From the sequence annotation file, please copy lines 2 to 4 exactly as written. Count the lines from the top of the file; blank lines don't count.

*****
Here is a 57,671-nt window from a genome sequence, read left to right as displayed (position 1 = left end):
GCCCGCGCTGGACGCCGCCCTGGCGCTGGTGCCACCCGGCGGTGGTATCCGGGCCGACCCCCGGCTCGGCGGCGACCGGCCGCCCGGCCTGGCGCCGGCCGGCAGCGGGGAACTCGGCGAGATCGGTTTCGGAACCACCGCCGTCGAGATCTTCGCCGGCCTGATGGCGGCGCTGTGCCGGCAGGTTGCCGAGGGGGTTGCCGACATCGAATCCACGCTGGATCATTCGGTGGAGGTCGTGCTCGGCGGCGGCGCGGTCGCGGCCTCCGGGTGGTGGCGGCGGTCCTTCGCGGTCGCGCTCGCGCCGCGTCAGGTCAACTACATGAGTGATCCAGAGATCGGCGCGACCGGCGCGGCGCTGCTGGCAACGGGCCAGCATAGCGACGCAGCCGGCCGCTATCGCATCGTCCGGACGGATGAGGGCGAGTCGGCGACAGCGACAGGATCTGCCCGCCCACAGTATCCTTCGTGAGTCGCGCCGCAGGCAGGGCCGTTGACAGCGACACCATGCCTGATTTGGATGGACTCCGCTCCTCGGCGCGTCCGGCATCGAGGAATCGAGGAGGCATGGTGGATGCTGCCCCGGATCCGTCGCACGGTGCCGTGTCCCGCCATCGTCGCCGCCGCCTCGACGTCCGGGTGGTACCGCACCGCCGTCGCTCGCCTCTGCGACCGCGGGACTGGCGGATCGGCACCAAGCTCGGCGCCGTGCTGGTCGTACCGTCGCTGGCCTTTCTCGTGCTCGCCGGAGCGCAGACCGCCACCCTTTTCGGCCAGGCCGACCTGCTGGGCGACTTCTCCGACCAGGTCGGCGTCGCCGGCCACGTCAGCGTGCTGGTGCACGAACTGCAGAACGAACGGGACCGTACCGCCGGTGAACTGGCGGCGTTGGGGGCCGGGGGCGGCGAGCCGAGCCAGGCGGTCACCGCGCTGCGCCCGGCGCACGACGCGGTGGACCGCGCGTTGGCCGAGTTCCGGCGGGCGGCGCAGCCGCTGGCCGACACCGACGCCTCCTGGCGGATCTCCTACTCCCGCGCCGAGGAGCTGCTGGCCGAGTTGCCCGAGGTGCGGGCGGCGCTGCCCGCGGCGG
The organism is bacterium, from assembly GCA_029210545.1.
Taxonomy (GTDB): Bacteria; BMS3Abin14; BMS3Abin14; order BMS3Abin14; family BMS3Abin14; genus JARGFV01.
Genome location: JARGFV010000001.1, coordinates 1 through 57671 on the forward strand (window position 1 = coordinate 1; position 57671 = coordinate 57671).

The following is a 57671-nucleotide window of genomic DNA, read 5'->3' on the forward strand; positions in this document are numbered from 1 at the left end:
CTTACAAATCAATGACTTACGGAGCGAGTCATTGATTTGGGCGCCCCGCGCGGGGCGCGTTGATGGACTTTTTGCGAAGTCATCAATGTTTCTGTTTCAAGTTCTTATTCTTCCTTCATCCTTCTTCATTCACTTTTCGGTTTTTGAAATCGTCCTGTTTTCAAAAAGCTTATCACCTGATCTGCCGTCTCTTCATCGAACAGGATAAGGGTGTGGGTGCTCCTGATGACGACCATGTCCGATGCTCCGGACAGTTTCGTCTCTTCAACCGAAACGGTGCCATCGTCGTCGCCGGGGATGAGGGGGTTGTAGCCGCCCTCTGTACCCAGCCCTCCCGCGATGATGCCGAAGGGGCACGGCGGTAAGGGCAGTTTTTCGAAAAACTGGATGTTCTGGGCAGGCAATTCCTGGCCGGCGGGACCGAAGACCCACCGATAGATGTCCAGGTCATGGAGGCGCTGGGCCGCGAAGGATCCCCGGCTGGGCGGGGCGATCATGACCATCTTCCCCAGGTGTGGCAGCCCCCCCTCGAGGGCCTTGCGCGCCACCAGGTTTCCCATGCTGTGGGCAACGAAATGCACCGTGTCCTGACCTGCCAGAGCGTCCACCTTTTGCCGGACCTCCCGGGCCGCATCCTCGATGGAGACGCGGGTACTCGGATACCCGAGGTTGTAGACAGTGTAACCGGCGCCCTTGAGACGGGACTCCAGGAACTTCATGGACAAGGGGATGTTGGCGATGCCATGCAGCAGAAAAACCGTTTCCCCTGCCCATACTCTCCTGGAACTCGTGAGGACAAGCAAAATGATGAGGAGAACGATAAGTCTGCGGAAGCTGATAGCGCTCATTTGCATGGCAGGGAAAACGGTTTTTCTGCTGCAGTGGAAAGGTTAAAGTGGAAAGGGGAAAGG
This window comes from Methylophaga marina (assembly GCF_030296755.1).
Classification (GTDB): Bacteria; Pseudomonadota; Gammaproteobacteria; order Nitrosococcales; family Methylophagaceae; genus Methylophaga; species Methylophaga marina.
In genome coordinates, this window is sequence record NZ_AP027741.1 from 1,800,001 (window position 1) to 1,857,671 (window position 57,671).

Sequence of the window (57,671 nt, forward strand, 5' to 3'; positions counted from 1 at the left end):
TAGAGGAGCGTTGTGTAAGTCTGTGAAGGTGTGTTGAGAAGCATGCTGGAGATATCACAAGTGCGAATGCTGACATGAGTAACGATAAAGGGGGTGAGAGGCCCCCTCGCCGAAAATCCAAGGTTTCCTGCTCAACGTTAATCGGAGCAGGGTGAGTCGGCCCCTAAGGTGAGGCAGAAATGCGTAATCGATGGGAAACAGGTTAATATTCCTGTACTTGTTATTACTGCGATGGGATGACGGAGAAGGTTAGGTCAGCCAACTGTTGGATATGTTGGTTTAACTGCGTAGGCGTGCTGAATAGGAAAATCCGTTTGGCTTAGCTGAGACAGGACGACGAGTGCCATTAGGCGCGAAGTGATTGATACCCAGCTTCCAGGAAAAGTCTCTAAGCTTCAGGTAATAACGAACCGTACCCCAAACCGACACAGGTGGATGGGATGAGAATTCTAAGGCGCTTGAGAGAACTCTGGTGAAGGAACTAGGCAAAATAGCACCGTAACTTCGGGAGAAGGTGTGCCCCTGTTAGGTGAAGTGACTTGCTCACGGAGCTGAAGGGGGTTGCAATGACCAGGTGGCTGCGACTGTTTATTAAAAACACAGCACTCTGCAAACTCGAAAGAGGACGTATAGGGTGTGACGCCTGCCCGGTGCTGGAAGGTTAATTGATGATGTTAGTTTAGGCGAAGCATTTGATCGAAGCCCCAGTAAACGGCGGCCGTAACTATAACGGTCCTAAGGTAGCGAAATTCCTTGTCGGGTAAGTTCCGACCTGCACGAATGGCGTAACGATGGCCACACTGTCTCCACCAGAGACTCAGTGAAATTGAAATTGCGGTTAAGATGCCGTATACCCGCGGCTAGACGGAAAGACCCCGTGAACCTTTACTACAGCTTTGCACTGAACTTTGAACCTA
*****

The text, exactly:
GCCCGCGCTGGACGCCGCCCTGGCGCTGGTGCCACCCGGCGGTGGTATCCGGGCCGACCCCCGGCTCGGCGGCGACCGGCCGCCCGGCCTGGCGCCGGCCGGCAGCGGGGAACTCGGCGAGATCGGTTTCGGAACCACCGCCGTCGAGATCTTCGCCGGCCTGATGGCGGCGCTGTGCCGGCAGGTTGCCGAGGGGGTTGCCGACATCGAATCCACGCTGGATCATTCGGTGGAGGTCGTGCTCGGCGGCGGCGCGGTCGCGGCCTCCGGGTGGTGGCGGCGGTCCTTCGCGGTCGCGCTCGCGCCGCGTCAGGTCAACTACATGAGTGATCCAGAGATCGGCGCGACCGGCGCGGCGCTGCTGGCAACGGGCCAGCATAGCGACGCAGCCGGCCGCTATCGCATCGTCCGGACGGATGAGGGCGAGTCGGCGACAGCGACAGGATCTGCCCGCCCACAGTATCCTTCGTGAGTCGCGCCGCAGGCAGGGCCGTTGACAGCGACACCATGCCTGATTTGGATGGACTCCGCTCCTCGGCGCGTCCGGCATCGAGGAATCGAGGAGGCATGGTGGATGCTGCCCCGGATCCGTCGCACGGTGCCGTGTCCCGCCATCGTCGCCGCCGCCTCGACGTCCGGGTGGTACCGCACCGCCGTCGCTCGCCTCTGCGACCGCGGGACTGGCGGATCGGCACCAAGCTCGGCGCCGTGCTGGTCGTACCGTCGCTGGCCTTTCTCGTGCTCGCCGGAGCGCAGACCGCCACCCTTTTCGGCCAGGCCGACCTGCTGGGCGACTTCTCCGACCAGGTCGGCGTCGCCGGCCACGTCAGCGTGCTGGTGCACGAACTGCAGAACGAACGGGACCGTACCGCCGGTGAACTGGCGGCGTTGGGGGCCGGGGGCGGCGAGCCGAGCCAGGCGGTCACCGCGCTGCGCCCGGCGCACGACGCGGTGGACCGCGCGTTGGCCGAGTTCCGGCGGGCGGCGCAGCCGCTGGCCGACACCGACGCCTCCTGGCGGATCTCCTACTCCCGCGCCGAGGAGCTGCTGGCCGAGTTGCCCGAGGTGCGGGCGGCGCTGCCCGCGGCGG
The organism is bacterium, from assembly GCA_029210545.1.
Taxonomy (GTDB): Bacteria; BMS3Abin14; BMS3Abin14; order BMS3Abin14; family BMS3Abin14; genus JARGFV01.